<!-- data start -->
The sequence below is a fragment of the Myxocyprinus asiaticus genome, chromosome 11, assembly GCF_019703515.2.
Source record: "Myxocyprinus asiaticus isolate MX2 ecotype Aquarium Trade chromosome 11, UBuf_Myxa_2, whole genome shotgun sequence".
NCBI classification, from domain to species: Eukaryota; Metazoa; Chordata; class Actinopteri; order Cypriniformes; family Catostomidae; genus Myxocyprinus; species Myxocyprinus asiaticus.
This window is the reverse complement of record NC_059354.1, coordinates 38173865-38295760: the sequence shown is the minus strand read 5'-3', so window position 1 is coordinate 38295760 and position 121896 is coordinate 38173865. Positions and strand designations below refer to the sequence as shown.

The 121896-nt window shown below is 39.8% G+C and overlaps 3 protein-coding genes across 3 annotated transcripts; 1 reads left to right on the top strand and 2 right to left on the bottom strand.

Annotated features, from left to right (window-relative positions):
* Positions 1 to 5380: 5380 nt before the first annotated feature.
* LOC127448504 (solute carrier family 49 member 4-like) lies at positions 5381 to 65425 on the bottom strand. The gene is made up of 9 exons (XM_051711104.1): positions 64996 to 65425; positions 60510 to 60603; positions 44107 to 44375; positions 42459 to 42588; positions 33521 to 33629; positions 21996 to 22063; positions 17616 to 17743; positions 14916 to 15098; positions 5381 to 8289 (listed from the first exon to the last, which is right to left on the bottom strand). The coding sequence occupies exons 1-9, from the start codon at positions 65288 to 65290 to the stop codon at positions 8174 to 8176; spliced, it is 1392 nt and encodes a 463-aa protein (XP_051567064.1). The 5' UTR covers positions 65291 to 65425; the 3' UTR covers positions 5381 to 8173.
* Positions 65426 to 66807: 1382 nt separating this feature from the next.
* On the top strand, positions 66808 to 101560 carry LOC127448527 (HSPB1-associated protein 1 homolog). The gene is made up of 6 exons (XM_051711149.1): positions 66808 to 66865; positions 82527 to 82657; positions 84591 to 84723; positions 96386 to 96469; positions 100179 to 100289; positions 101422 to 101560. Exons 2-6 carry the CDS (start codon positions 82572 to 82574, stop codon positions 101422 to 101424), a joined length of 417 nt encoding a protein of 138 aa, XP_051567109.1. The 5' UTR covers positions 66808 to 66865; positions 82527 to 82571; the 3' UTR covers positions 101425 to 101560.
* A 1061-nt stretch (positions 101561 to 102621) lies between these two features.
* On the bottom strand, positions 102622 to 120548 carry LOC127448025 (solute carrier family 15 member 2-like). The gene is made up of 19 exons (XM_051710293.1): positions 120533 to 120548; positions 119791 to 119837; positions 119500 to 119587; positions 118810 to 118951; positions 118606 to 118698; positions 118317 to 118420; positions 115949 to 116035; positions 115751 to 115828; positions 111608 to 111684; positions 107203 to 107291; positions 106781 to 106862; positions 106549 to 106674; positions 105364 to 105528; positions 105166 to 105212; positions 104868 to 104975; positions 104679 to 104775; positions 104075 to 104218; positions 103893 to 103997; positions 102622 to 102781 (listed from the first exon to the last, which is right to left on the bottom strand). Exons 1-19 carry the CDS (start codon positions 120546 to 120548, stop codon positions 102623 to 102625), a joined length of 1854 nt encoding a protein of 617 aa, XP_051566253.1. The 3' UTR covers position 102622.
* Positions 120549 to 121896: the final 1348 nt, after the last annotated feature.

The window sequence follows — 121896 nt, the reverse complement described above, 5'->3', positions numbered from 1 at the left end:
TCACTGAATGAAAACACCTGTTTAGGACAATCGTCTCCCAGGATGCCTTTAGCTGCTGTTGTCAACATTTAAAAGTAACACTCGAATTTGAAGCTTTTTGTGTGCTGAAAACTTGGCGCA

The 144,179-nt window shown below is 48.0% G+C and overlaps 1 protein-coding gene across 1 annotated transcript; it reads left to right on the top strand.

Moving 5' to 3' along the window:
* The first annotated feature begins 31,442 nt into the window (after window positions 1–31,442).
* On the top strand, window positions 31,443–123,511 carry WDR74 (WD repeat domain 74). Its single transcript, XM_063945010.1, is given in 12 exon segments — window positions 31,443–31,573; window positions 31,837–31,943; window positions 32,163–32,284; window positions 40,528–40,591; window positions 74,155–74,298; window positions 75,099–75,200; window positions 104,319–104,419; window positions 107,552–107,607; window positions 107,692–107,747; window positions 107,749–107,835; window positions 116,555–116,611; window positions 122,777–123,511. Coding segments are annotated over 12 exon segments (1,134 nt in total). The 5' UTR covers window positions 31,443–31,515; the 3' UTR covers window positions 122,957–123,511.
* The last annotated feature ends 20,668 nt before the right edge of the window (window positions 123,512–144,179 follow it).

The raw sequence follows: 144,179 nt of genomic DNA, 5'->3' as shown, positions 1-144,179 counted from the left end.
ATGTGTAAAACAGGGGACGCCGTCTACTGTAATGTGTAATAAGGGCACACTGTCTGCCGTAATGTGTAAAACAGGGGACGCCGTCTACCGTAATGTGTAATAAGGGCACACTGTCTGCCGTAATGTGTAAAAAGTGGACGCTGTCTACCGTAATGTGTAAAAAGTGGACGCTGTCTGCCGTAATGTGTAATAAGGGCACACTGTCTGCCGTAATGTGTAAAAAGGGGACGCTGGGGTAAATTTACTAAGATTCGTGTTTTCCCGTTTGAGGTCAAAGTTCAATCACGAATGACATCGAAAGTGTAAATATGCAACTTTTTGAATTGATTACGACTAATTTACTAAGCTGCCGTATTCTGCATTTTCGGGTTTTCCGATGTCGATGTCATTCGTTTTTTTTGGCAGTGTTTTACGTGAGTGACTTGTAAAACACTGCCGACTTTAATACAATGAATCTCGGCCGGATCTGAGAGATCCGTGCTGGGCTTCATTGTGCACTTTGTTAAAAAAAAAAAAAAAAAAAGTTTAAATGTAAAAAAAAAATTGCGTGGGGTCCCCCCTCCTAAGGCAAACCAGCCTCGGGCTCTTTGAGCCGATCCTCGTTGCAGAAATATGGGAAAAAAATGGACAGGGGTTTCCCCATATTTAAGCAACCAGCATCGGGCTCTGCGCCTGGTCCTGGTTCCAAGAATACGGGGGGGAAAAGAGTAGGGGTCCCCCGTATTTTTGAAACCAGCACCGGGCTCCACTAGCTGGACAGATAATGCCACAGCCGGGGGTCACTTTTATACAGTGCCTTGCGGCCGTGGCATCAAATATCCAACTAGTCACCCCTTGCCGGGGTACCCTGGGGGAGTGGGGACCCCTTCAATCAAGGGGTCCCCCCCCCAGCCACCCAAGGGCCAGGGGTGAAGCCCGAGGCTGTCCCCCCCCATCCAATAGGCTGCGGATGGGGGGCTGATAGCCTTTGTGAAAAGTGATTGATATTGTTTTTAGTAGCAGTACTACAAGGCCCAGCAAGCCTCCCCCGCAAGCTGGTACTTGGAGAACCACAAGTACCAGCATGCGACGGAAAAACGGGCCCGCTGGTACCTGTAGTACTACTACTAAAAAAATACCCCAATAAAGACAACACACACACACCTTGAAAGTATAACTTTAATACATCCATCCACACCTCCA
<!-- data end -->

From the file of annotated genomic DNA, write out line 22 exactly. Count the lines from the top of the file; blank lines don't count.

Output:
ATGTGTAAAACAGGGGACGCCGTCTACTGTAATGTGTAATAAGGGCACACTGTCTGCCGTAATGTGTAAAACAGGGGACGCCGTCTACCGTAATGTGTAATAAGGGCACACTGTCTGCCGTAATGTGTAAAAAGTGGACGCTGTCTACCGTAATGTGTAAAAAGTGGACGCTGTCTGCCGTAATGTGTAATAAGGGCACACTGTCTGCCGTAATGTGTAAAAAGGGGACGCTGGGGTAAATTTACTAAGATTCGTGTTTTCCCGTTTGAGGTCAAAGTTCAATCACGAATGACATCGAAAGTGTAAATATGCAACTTTTTGAATTGATTACGACTAATTTACTAAGCTGCCGTATTCTGCATTTTCGGGTTTTCCGATGTCGATGTCATTCGTTTTTTTTGGCAGTGTTTTACGTGAGTGACTTGTAAAACACTGCCGACTTTAATACAATGAATCTCGGCCGGATCTGAGAGATCCGTGCTGGGCTTCATTGTGCACTTTGTTAAAAAAAAAAAAAAAAAAAGTTTAAATGTAAAAAAAAAATTGCGTGGGGTCCCCCCTCCTAAGGCAAACCAGCCTCGGGCTCTTTGAGCCGATCCTCGTTGCAGAAATATGGGAAAAAAATGGACAGGGGTTTCCCCATATTTAAGCAACCAGCATCGGGCTCTGCGCCTGGTCCTGGTTCCAAGAATACGGGGGGGAAAAGAGTAGGGGTCCCCCGTATTTTTGAAACCAGCACCGGGCTCCACTAGCTGGACAGATAATGCCACAGCCGGGGGTCACTTTTATACAGTGCCTTGCGGCCGTGGCATCAAATATCCAACTAGTCACCCCTTGCCGGGGTACCCTGGGGGAGTGGGGACCCCTTCAATCAAGGGGTCCCCCCCCCAGCCACCCAAGGGCCAGGGGTGAAGCCCGAGGCTGTCCCCCCCCATCCAATAGGCTGCGGATGGGGGGCTGATAGCCTTTGTGAAAAGTGATTGATATTGTTTTTAGTAGCAGTACTACAAGGCCCAGCAAGCCTCCCCCGCAAGCTGGTACTTGGAGAACCACAAGTACCAGCATGCGACGGAAAAACGGGCCCGCTGGTACCTGTAGTACTACTACTAAAAAAATACCCCAATAAAGACAACACACACACACCTTGAAAGTATAACTTTAATACATCCATCCACACCTCCA